In a study published July 18 in the journal Proceedings of the National Academy of Sciences,  England and co-author Jordan Horowitz tested their hypothesis. They carried out computer simulations on a closed system (or a system that doesn’t exchange heat or matter with its surroundings) containing a “soup” of 25 chemicals. Although their setup is very simple, a similar type of soup may have pooled on the surface of a primordial and lifeless Earth. If, say, these chemicals are concentrated and heated by an external source – a hydrothermal vent, for example – the pool of chemicals would need to dissipate that heat in accordance with the second law of thermodynamics. Heat must dissipate and the entropy of the system will inevitably increase.

Under certain initial conditions, he found that these chemicals may optimize the energy applied to the system by self-organizing and undergoing intense reactions to self-replicate. The chemicals fine-tuned themselves naturally. These reactions generate heat that obeys the second law of thermodynamics; entropy will always increase in the system and the chemicals would self-organize and exhibit the life-like behavior of self-replication.

“Essentially, the system tries a bunch of things on a small scale, and once one of them starts experiencing positive feedback, it does not take that long for it to take over the character of organization in the system,” England told Live Science.

This is a very simple model of what goes on in biology: chemical energy is burned in cells that are – by their nature – out of equilibrium, driving the metabolic processes that maintain life. But, as England admits, there’s a big difference between finding life-like qualities in a virtual chemical soup and life itself.

Sara Imari Walker, a theoretical physicist and astrobiologist at Arizona State University who was not involved in the current research, agrees.

“There’s a two-way bridge that needs to be crossed to try to bridge biology and physics; one is to understand how you get life-like qualities from simple physical systems and the other is to understand how physics can give rise to life,” Imari Walker told Live Science. “You need to do both to really understand what properties are unique to life and what properties are characteristic of things that you consider to be almost alive […] like a prebiotic system.”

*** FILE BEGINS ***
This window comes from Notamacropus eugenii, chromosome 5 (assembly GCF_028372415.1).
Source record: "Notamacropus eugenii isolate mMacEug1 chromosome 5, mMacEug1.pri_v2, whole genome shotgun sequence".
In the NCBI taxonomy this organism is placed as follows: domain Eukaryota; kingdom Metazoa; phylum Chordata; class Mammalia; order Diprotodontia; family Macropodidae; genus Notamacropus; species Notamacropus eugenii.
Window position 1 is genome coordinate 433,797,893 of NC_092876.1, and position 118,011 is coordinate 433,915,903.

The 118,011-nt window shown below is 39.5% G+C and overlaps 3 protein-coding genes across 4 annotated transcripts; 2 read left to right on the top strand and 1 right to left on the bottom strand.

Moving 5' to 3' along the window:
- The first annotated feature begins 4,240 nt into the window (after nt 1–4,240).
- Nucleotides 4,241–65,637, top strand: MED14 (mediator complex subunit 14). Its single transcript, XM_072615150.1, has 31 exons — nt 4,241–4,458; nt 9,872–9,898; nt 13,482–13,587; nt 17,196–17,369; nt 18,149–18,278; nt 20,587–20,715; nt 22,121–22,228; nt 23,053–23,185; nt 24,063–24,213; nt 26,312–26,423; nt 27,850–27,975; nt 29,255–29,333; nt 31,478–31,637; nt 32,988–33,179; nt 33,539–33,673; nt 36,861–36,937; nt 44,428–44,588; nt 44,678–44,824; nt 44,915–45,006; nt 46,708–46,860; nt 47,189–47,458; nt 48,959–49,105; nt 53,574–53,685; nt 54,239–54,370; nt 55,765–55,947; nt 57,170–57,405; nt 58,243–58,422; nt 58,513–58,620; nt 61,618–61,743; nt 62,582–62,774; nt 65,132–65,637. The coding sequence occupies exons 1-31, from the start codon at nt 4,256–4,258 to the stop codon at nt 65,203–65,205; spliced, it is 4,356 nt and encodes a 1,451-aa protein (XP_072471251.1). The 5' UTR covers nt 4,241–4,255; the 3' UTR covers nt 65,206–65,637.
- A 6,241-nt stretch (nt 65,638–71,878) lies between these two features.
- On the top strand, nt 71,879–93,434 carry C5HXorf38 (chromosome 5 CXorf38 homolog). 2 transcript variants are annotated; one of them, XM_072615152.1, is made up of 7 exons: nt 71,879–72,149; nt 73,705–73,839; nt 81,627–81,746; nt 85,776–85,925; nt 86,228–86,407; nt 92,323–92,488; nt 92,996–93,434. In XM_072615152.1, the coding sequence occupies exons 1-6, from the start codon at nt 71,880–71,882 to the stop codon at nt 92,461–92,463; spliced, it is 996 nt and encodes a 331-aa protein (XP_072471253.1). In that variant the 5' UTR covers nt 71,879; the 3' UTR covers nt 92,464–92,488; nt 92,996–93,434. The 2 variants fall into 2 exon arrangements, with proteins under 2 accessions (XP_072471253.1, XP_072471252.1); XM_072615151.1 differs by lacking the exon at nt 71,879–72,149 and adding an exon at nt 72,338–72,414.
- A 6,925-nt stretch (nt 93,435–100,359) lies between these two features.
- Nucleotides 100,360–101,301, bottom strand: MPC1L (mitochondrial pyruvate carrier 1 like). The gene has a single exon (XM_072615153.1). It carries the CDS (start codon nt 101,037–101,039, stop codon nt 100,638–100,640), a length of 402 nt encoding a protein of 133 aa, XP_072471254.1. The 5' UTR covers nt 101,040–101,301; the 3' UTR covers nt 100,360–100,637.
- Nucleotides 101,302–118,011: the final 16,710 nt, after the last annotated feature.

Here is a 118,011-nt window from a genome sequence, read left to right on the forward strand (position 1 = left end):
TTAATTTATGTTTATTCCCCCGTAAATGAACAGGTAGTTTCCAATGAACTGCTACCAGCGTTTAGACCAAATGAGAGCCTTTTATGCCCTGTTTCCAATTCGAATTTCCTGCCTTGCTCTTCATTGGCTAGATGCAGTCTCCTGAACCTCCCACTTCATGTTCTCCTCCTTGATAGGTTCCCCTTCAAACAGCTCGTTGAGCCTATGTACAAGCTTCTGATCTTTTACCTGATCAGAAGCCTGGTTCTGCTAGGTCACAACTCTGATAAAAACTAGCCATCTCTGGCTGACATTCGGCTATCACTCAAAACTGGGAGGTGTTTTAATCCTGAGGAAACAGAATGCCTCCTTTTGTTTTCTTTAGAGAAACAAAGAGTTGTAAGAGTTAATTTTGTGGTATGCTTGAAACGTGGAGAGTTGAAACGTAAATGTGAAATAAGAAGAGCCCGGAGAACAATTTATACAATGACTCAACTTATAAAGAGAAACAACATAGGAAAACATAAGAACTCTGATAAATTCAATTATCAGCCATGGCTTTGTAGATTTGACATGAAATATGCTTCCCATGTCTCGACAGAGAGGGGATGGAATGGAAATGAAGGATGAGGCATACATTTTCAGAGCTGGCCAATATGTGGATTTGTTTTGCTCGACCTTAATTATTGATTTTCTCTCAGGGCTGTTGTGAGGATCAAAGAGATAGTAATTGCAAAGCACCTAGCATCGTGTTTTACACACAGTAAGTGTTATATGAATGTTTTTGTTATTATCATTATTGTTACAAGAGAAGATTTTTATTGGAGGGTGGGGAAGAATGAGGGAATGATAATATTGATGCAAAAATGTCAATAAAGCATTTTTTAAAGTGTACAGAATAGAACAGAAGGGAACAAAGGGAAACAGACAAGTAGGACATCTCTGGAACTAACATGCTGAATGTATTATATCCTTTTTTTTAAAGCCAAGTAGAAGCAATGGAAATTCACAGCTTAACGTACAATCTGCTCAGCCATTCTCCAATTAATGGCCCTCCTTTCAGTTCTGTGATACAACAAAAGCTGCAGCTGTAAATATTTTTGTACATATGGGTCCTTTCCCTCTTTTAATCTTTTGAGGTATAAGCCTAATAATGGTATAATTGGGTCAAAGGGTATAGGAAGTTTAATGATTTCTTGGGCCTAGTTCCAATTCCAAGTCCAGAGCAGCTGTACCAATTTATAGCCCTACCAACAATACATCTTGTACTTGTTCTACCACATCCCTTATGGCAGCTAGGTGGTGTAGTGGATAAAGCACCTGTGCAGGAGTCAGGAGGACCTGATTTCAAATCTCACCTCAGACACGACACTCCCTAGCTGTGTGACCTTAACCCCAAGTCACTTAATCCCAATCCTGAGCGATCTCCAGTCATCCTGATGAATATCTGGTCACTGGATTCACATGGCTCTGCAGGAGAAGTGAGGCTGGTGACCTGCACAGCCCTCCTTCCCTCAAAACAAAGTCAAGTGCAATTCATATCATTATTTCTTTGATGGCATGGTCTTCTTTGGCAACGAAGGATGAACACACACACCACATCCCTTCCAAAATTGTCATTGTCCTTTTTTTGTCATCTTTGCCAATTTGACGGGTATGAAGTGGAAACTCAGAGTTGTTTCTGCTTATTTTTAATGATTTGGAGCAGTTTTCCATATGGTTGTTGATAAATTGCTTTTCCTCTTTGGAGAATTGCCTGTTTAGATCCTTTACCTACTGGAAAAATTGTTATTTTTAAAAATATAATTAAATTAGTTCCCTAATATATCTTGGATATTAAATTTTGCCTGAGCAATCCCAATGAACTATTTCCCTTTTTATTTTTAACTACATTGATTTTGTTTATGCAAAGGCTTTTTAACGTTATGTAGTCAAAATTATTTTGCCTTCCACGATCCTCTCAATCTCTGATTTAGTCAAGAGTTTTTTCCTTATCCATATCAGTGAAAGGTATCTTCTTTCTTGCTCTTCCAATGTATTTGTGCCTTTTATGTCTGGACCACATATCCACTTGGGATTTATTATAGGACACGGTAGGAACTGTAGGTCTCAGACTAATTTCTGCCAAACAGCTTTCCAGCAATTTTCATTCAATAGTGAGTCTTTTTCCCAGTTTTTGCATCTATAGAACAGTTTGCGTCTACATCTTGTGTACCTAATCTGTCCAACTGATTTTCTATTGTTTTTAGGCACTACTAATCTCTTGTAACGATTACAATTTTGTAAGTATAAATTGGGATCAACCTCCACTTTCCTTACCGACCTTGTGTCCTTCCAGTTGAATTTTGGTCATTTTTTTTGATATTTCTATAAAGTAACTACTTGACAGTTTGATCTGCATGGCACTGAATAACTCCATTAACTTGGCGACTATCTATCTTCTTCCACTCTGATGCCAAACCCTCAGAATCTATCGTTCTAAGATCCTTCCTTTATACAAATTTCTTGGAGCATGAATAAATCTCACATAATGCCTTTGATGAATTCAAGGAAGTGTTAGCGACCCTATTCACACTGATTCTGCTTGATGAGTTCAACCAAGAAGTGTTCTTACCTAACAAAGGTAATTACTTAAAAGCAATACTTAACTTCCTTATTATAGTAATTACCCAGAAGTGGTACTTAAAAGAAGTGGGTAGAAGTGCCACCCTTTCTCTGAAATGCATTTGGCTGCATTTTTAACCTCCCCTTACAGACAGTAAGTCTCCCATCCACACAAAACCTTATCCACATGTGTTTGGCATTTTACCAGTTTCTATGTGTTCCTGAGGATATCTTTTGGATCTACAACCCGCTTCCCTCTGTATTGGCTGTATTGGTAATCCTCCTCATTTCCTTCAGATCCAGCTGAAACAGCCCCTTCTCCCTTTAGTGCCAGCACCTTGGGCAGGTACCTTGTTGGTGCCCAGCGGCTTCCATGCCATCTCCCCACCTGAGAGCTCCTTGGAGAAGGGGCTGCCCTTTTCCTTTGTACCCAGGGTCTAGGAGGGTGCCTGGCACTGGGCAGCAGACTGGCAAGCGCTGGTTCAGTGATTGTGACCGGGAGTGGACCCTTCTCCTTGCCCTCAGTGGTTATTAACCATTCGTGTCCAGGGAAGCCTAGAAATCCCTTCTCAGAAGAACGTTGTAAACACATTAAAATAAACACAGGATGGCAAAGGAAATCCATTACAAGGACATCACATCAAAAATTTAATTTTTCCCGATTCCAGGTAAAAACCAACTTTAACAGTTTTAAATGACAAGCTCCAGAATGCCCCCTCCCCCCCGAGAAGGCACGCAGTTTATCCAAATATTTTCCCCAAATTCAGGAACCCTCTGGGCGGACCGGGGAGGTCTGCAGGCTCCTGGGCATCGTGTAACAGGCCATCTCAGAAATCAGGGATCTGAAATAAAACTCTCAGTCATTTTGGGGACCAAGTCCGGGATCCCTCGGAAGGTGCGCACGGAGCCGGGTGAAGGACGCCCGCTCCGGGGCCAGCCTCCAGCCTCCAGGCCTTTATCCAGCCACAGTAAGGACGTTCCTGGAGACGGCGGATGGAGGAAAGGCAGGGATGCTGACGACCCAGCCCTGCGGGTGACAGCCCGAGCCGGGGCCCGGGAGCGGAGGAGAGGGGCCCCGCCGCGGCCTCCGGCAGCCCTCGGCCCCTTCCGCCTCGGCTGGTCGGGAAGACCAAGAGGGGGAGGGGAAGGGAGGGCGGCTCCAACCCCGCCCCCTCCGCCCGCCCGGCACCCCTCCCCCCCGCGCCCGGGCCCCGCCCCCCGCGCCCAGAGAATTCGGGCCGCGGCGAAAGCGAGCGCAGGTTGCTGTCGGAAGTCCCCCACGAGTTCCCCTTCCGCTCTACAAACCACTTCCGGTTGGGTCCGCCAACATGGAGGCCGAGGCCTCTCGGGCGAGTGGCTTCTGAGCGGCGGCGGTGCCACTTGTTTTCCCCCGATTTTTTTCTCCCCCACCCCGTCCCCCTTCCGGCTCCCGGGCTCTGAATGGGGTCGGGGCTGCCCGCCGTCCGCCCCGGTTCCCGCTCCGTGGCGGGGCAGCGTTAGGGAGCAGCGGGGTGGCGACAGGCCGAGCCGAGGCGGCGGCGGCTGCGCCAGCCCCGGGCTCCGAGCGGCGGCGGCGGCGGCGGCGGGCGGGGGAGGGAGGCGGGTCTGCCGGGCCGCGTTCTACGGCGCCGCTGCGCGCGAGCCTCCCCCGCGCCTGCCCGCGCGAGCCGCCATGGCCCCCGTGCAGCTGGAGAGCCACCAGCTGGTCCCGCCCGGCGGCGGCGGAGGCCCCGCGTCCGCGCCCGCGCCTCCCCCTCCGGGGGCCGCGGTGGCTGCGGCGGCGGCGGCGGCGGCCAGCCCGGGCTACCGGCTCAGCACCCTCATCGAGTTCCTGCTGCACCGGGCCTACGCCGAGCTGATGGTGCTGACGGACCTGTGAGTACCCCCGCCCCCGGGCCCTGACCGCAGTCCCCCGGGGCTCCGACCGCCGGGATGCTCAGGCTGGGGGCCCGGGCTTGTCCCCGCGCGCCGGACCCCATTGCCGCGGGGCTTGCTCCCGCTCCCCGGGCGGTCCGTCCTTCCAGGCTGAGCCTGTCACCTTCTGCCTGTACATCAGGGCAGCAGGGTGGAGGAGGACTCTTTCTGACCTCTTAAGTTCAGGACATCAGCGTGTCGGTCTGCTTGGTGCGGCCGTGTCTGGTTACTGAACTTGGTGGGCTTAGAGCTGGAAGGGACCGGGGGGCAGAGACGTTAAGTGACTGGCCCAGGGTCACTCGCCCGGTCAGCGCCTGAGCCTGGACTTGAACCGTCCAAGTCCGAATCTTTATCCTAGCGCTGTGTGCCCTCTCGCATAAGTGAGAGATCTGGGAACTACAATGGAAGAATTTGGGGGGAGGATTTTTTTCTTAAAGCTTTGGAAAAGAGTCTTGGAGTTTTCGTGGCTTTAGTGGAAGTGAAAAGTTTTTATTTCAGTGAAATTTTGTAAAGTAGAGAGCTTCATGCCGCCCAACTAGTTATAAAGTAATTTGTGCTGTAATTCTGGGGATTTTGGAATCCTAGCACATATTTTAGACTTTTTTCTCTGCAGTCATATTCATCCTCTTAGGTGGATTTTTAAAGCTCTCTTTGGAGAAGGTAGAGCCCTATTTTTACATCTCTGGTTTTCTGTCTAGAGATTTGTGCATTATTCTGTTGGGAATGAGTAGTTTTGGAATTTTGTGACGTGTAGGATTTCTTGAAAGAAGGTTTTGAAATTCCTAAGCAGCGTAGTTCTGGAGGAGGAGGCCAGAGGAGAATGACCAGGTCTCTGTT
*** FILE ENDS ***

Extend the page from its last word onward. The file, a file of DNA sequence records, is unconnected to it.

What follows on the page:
Emergence of life beyond Earth?

Before we can even begin to answer the big question of whether these simple physical systems may influence the emergence of life elsewhere in the universe, it would be better to understand where these systems exist on Earth first.

“If, when you say ‘life,’ you mean stuff that is as stunningly impressive as a bacterium or anything else with polymerases and DNA, my work doesn’t yet tell us anything about how easy or difficult it is to make something that complex, so I shouldn’t speculate about what we’d be likely to find elsewhere than Earth,”  England said. (Polymerases are proteins that assemble DNA and RNA.)

This research doesn’t specifically identify how biology emerges from nonbiological systems, only that in some complex chemical situations, surprising self-organization occurs. These simulations do not consider other life-like qualities – such as adaptation to environment or reaction to stimuli. Also, this thermodynamics test on a closed system does not consider the role of information reproduction in life’s origins, said Michael Lässig, a statistical physicist and quantitative biologist at the University of Cologne in Germany.